The winner of the 2017 Turner Prize, Lubaina Himid is well-known for her impact on the Black British art movement and her innovative depictions of everyday life in the Black diaspora. This Tate exhibition features Himid’s recent work as well as selected highlights from her influential oeuvre, focusing in particular on her interest and training in the theatre. With vivid colors that appear within slightly unsettling arrangements of geometric forms, Himid stages mise-en-scènes that reflect on diasporic imagining, building, and making. These qualities are evident in Six Tailors (2019), a painting in which Himid has arranged six men of African descent around a table covered in bright turquoise blue. The fabric, scissors, and spools thread with which they work materialize the colored and textured worlds they are in the process of making, which sharply contrasts the painting behind them that depicts the sky and sea as flat gray horizontal lines. Himid’s work as a painter is figured into this meditation on making and registers the losses that compose it.
September 12, 2021-June 6, 2022
Geffen Contemporary, Museum of Contemporary Art, Los Angeles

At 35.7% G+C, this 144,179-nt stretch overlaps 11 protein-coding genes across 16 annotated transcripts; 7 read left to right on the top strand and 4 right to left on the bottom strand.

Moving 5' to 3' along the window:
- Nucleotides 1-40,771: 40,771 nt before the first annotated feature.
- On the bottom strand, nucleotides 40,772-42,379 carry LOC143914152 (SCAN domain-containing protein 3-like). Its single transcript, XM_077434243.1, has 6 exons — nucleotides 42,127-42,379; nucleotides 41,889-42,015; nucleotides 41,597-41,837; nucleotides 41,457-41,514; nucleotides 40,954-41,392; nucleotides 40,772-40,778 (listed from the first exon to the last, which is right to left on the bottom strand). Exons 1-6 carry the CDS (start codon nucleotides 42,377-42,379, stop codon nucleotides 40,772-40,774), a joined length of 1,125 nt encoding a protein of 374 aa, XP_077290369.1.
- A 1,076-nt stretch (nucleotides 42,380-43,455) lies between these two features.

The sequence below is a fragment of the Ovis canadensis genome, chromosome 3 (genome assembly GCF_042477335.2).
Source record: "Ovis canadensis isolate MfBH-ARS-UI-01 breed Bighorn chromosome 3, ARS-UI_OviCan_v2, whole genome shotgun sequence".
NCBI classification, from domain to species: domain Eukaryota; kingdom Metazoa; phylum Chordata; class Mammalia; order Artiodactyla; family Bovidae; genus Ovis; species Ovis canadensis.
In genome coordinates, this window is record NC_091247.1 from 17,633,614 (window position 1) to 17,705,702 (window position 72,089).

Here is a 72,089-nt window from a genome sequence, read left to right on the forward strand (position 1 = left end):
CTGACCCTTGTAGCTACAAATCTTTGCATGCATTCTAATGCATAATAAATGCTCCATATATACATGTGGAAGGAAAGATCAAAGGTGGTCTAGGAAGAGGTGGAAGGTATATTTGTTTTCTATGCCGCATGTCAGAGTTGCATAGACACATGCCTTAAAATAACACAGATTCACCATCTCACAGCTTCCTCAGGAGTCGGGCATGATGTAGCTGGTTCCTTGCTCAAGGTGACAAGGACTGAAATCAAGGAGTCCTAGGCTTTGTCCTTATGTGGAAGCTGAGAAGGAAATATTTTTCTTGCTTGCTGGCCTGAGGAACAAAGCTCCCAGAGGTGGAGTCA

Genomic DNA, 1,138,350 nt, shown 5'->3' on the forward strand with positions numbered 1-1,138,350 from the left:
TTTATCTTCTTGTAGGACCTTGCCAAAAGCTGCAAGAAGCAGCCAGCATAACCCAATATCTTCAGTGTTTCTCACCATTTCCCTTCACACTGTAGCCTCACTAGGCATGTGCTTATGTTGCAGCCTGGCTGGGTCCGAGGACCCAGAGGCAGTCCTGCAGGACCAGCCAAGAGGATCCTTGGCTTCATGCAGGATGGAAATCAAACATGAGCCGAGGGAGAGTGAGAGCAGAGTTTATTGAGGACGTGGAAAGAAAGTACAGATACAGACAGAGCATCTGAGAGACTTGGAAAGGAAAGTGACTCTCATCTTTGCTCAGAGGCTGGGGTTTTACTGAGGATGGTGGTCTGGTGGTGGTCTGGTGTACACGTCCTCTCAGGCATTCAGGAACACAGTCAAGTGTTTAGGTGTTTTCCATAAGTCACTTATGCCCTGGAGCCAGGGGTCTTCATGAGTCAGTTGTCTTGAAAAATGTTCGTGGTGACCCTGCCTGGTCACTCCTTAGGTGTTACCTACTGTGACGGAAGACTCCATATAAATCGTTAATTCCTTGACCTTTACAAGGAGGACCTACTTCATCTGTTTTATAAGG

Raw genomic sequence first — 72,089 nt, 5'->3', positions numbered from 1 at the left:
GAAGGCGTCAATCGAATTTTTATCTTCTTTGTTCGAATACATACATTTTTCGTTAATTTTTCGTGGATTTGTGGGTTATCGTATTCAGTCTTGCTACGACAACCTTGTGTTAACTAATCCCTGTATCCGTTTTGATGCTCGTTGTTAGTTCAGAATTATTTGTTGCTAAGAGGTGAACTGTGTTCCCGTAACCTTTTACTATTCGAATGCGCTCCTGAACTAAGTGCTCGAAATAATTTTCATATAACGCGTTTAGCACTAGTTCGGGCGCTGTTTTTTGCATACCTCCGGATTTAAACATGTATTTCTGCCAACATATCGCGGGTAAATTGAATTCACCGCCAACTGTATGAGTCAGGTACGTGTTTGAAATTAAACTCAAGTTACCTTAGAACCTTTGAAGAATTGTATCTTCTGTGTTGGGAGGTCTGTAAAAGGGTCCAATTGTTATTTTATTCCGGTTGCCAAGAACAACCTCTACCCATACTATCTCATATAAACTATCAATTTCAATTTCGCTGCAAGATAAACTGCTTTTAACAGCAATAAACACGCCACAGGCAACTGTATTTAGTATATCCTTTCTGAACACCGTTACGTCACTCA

The first West Coast survey of Pipilotti Rist’s work reveals how much her Pop-friendliness fits with Los Angeles. The playful eroticism, love of sparkle and shine, and hyper femininity that are the Swiss artist’s stylistic signatures all resonate with the city’s central place in the fantasy of making dreams come true. Of course, a dark cruelty lurks within this fantasy, and it therefore makes sense that despite the generosity alluded to in the exhibition’s title, Big Heartedness, Be My Neighbor also reveals the artist’s affinity with figures such as Lynn Hershman Leeson and David Lynch. Surveying more than thirty years of her work, this exhibition highlights Rist’s talent for stretching video to its extremes with scale, color, and sound. For her, video is a threshold into a rich and elastic imaginary that lets interiors and exteriors flow into each other and announces the desire for big-hearted connections.